Bio-Agency and the Possibility of Artificial Agents
Meincke (Anne Sophie)
Source: Forthcoming in: Philosophy of Science - Between the Natural Sciences, the Social Sciences, and the Humanities. ed. by G. Schurz. Dordrecht: Springer
Paper - Abstract

Paper StatisticsNotes Citing this PaperColour-ConventionsDisclaimer

Author’s Abstract

  1. Within the philosophy of biology, recently promising steps have been made towards a biologically grounded concept of agency. Agency is described as bio-agency: the intrinsically normative adaptive behaviour of human and non-human organisms, arising from their biological autonomy.
  2. My paper assesses the bio-agency approach by examining criticism recently directed by its proponents against the project of embodied robotics. Defenders of the bio-agency approach have claimed that embodied robots do not, and for fundamental reasons cannot, qualify as artificial agents because they do not fully realise biological autonomy. More particularly, it has been claimed that embodied robots fail to be agents because agency essentially requires metabolism.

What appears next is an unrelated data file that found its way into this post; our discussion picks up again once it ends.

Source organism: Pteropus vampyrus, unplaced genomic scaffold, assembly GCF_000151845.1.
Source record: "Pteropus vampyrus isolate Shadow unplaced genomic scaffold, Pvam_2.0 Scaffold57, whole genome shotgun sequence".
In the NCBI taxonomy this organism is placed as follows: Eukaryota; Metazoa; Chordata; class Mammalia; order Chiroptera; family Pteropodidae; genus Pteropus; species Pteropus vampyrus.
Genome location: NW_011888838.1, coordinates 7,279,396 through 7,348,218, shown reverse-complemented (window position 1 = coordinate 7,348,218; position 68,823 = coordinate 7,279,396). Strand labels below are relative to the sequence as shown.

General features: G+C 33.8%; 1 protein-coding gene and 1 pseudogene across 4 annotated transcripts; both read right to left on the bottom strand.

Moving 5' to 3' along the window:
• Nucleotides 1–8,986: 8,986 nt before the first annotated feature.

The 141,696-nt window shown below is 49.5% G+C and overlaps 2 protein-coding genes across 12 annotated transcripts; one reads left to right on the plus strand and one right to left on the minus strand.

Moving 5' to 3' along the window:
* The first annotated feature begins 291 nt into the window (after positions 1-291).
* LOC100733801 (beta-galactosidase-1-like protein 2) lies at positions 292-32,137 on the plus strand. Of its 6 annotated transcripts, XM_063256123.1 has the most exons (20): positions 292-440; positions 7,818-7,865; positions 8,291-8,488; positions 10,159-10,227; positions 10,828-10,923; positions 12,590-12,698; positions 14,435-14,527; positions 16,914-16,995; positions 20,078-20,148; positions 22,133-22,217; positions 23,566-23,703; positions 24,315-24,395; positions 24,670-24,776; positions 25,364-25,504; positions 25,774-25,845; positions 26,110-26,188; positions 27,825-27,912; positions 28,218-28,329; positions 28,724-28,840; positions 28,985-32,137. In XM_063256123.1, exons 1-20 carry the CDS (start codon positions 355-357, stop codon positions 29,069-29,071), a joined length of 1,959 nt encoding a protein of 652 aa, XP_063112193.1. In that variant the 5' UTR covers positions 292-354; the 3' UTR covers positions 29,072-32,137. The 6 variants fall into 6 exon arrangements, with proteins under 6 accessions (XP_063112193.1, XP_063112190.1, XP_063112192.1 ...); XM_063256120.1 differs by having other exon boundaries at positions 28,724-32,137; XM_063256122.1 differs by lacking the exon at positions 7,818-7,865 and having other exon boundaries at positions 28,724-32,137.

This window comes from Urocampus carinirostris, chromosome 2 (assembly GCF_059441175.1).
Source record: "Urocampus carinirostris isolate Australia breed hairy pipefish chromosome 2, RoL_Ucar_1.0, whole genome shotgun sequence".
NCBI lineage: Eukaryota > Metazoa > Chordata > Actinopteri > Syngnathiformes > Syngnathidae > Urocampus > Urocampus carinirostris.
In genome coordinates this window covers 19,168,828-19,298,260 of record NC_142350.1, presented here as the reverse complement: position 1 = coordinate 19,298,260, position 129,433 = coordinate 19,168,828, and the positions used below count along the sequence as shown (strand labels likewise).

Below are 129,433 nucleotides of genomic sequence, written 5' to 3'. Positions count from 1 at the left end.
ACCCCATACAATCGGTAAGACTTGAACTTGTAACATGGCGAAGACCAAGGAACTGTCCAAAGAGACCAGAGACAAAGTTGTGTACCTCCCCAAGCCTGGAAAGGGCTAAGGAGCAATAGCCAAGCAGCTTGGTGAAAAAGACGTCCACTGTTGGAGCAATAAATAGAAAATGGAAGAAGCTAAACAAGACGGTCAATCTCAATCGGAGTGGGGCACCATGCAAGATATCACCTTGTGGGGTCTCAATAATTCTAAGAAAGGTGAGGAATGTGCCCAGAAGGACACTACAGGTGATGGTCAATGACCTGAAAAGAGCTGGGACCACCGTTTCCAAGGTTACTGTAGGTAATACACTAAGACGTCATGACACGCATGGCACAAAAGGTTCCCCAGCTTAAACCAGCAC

3. I shall argue that this criticism, while being valuable in bringing to the fore important differences between bio-agents and existing embodied robots, nevertheless is too strong. It relies on inferences from agency-as-we-know-it to agency-as-it-could-be which are justified neither empirically nor conceptually.


Retrieved from, 6 October 2020

Text Colour Conventions (see disclaimer)

  1. Blue: Text by me; © Theo Todman, 2020
  2. Mauve: Text by correspondent(s) or other author(s); © the author(s)

© Theo Todman, June 2007 - Oct 2020. Please address any comments on this page to File output:
Website Maintenance Dashboard
Return to Top of this Page Return to Theo Todman's Philosophy Page Return to Theo Todman's Home Page